Off-The-Shelf Hacker: Exploring JeVois Vision Sensor Algorithms
My latest project, Hedley, the robotic skull, has a JeVois smart machine vision sensor in his right eye socket. An ArUco marker on my lapel keeps me centered in his field of view by actuating a pan servo. He also tracks me using the “salient” algorithm, which is influenced by movement and light sources. He works great on the desk or on top of his tripod at a conference.
I’ve wanted to explore the “road navigation” algorithm (in the JeVois sensor) for quite a while and wedging him up on the dash of the car didn’t seem like a great idea. I figured it would be much easier to get familiar with some of the other algorithms in the JeVois on something more manageable. It also made sense to observe the behavior of the “road navigation” algorithm before the planned integration of the JeVois sensor into the Elegoo wheeled robot platform. We covered the Elegoo robot in a past article.
Sadly, Hedley had to lose an eye temporarily.
One good thing about being an off-the-shelf hacker is that since we fabricate our own gadgets, we’re also the experts at mixing and matching the various parts to create new functionality. Don’t worry, the sensor was installed with a removable mount, so making Hedley “see” again is trivial.
What we need is a portable JeVois smart sensor testing device.
Ginning up a Handheld Smart Vision Test Rig
It just so happens that the Steampunk Conference Badge has enough horsepower to display the augmented-reality video feed from the JeVois, through the luvcview program. You may recall that the badge has a Raspberry Pi 2 model B microcontroller, a 3.5-inch color LCD touchscreen and an ultrasonic sensor attached to an Arduino Pro Mini. It runs on a 5-volt cell phone power brick and is basically a little desktop on my chest. I ran my tech-talk slides from the badge last July at OSCON. luvcview runs great on the tiny screen if the resolution stays below about 600×400. I rounded out the “chest-top” package with a little Rii thumb keyboard/mousepad.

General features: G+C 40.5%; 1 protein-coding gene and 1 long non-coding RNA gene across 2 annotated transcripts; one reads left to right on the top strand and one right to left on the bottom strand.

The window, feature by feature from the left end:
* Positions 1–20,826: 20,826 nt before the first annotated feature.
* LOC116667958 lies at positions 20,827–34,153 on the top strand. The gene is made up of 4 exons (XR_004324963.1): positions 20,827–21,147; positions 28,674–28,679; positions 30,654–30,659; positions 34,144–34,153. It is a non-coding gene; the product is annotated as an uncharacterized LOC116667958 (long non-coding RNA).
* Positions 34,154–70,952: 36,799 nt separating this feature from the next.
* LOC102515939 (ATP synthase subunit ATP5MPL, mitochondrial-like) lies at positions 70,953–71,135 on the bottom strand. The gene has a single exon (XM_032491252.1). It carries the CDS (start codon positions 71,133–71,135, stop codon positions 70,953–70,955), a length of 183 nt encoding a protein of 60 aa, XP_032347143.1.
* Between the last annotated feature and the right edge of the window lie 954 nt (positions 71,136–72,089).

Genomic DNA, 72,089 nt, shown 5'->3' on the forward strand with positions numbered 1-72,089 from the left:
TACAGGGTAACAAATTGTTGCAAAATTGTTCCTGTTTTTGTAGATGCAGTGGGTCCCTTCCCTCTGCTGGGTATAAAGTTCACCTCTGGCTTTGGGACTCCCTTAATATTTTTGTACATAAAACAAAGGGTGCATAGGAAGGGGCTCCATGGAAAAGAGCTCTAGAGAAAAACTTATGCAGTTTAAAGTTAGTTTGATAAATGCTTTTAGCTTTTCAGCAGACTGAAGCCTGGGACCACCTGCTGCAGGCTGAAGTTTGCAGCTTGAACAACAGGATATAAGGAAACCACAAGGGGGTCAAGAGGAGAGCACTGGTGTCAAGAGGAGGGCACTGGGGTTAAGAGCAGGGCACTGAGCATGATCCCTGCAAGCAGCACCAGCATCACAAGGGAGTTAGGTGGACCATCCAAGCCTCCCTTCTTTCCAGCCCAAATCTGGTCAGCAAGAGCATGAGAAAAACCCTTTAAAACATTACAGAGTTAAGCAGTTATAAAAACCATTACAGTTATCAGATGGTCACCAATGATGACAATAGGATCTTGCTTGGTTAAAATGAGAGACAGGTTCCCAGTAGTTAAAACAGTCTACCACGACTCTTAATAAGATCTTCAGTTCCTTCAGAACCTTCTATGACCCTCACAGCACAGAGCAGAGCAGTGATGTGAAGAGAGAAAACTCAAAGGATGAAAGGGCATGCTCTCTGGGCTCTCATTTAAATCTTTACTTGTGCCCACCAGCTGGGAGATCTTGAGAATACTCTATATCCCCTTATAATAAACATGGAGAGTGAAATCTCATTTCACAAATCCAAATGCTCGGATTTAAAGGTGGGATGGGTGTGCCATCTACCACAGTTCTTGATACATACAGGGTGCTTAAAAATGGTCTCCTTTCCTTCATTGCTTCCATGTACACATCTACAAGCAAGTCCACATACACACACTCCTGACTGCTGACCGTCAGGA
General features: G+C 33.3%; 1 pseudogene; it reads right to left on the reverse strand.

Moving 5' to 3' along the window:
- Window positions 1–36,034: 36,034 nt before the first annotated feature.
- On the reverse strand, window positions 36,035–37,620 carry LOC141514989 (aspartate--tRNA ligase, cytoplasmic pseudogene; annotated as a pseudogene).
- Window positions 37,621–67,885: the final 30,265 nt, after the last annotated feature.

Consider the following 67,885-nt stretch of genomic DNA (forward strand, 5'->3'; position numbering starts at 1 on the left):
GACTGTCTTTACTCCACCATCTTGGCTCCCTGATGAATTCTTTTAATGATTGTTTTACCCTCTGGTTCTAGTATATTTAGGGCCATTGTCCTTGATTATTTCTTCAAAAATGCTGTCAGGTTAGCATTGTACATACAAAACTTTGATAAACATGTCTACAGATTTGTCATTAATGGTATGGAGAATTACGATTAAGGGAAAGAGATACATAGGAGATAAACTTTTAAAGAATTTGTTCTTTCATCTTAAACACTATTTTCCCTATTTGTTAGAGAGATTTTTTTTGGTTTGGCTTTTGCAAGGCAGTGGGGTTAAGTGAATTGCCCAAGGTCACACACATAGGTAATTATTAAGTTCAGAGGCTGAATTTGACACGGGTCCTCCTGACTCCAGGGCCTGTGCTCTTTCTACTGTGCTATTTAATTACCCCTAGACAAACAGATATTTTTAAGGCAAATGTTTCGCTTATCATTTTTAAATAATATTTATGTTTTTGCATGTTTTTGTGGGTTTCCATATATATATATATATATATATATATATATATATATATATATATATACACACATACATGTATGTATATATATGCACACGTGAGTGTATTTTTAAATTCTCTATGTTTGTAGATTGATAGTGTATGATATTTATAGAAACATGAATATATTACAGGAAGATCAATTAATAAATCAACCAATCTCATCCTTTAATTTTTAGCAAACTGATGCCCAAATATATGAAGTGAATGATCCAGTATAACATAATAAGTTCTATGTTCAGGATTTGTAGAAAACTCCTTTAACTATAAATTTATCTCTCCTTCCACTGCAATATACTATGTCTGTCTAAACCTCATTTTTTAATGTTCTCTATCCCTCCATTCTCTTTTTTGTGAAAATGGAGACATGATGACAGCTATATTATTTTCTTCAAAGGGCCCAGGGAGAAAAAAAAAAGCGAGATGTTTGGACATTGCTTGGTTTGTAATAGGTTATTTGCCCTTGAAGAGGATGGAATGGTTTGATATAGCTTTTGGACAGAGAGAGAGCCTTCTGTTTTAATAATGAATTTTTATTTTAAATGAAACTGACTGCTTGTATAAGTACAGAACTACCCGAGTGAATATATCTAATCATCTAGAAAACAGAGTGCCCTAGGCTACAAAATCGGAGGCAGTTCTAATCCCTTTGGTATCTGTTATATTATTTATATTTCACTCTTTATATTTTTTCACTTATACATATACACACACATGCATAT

Check out my five-minute mods to the badge.
I used parts of a “third hand” to attach the JeVois sensor to the top of the badge with a thick rubber band.
Additional rubber bands secured the big li-po power brick to the back of the badge. The JeVois needs quite a bit of current, so I also pirated the USB power outlet board, I built for the portable Steampunk monitor and the big li-po battery. The board converts 12-volts [from the battery] to 5-volt USB power. The Pi plugged into one of the sockets, while the JeVois cable plugged into one of the USB ports on the Pi. The JeVois cable’s auxiliary pigtail then connected to the outlet board. The cables sort of stick out all over the place. Ah well, it’s not meant as a finished project.
It might be interesting to build a detachable bracket for the JeVois sensor on the top of the badge and then have some kind of LED interface that lights up when a “human” is in front of the badge. What else could we do with a JeVois attached to the conference badge?
Machine Vision Road Navigation